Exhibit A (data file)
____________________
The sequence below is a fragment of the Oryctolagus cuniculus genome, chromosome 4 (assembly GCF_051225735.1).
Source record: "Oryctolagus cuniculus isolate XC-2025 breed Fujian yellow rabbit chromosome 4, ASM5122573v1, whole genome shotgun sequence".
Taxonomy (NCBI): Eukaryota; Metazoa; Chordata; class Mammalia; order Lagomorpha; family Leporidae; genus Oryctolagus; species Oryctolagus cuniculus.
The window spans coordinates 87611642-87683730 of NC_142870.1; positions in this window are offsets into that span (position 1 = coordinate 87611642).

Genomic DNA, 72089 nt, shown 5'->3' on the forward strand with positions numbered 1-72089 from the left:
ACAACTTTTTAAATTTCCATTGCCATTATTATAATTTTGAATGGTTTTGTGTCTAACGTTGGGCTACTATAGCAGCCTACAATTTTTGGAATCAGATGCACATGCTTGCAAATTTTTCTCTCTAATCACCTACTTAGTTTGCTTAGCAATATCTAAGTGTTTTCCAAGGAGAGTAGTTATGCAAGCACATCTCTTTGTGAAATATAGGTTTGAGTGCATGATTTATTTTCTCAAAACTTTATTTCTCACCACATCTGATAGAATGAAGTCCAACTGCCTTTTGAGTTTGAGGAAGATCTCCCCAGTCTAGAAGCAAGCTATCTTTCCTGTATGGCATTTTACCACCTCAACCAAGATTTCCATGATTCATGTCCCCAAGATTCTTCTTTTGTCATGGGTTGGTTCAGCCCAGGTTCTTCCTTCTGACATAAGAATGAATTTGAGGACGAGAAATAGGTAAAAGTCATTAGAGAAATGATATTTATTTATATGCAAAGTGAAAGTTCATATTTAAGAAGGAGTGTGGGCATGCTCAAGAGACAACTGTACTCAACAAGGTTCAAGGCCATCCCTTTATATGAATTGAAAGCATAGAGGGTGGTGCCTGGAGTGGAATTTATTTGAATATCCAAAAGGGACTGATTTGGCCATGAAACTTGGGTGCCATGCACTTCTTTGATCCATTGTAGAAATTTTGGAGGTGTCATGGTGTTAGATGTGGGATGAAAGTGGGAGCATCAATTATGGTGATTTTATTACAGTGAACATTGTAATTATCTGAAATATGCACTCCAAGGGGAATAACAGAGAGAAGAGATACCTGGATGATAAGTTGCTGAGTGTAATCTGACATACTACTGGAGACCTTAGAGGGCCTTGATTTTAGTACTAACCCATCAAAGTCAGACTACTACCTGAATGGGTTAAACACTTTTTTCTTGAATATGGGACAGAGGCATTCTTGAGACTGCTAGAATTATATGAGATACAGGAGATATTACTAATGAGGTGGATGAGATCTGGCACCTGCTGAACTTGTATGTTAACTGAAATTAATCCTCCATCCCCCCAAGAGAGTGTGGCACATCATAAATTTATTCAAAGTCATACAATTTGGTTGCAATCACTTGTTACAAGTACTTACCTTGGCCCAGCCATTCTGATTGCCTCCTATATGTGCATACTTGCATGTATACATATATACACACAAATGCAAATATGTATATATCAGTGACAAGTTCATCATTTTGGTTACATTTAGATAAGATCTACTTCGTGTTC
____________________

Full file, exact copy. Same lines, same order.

The sequence below is a fragment of the Oryctolagus cuniculus genome, chromosome 4 (assembly GCF_051225735.1).
Source record: "Oryctolagus cuniculus isolate XC-2025 breed Fujian yellow rabbit chromosome 4, ASM5122573v1, whole genome shotgun sequence".
Taxonomy (NCBI): Eukaryota; Metazoa; Chordata; class Mammalia; order Lagomorpha; family Leporidae; genus Oryctolagus; species Oryctolagus cuniculus.
The window spans coordinates 87611642-87683730 of NC_142870.1; positions in this window are offsets into that span (position 1 = coordinate 87611642).

Genomic DNA, 72089 nt, shown 5'->3' on the forward strand with positions numbered 1-72089 from the left:
ACAACTTTTTAAATTTCCATTGCCATTATTATAATTTTGAATGGTTTTGTGTCTAACGTTGGGCTACTATAGCAGCCTACAATTTTTGGAATCAGATGCACATGCTTGCAAATTTTTCTCTCTAATCACCTACTTAGTTTGCTTAGCAATATCTAAGTGTTTTCCAAGGAGAGTAGTTATGCAAGCACATCTCTTTGTGAAATATAGGTTTGAGTGCATGATTTATTTTCTCAAAACTTTATTTCTCACCACATCTGATAGAATGAAGTCCAACTGCCTTTTGAGTTTGAGGAAGATCTCCCCAGTCTAGAAGCAAGCTATCTTTCCTGTATGGCATTTTACCACCTCAACCAAGATTTCCATGATTCATGTCCCCAAGATTCTTCTTTTGTCATGGGTTGGTTCAGCCCAGGTTCTTCCTTCTGACATAAGAATGAATTTGAGGACGAGAAATAGGTAAAAGTCATTAGAGAAATGATATTTATTTATATGCAAAGTGAAAGTTCATATTTAAGAAGGAGTGTGGGCATGCTCAAGAGACAACTGTACTCAACAAGGTTCAAGGCCATCCCTTTATATGAATTGAAAGCATAGAGGGTGGTGCCTGGAGTGGAATTTATTTGAATATCCAAAAGGGACTGATTTGGCCATGAAACTTGGGTGCCATGCACTTCTTTGATCCATTGTAGAAATTTTGGAGGTGTCATGGTGTTAGATGTGGGATGAAAGTGGGAGCATCAATTATGGTGATTTTATTACAGTGAACATTGTAATTATCTGAAATATGCACTCCAAGGGGAATAACAGAGAGAAGAGATACCTGGATGATAAGTTGCTGAGTGTAATCTGACATACTACTGGAGACCTTAGAGGGCCTTGATTTTAGTACTAACCCATCAAAGTCAGACTACTACCTGAATGGGTTAAACACTTTTTTCTTGAATATGGGACAGAGGCATTCTTGAGACTGCTAGAATTATATGAGATACAGGAGATATTACTAATGAGGTGGATGAGATCTGGCACCTGCTGAACTTGTATGTTAACTGAAATTAATCCTCCATCCCCCCAAGAGAGTGTGGCACATCATAAATTTATTCAAAGTCATACAATTTGGTTGCAATCACTTGTTACAAGTACTTACCTTGGCCCAGCCATTCTGATTGCCTCCTATATGTGCATACTTGCATGTATACATATATACACACAAATGCAAATATGTATATATCAGTGACAAGTTCATCATTTTGGTTACATTTAGATAAGATCTACTTCGTGTTC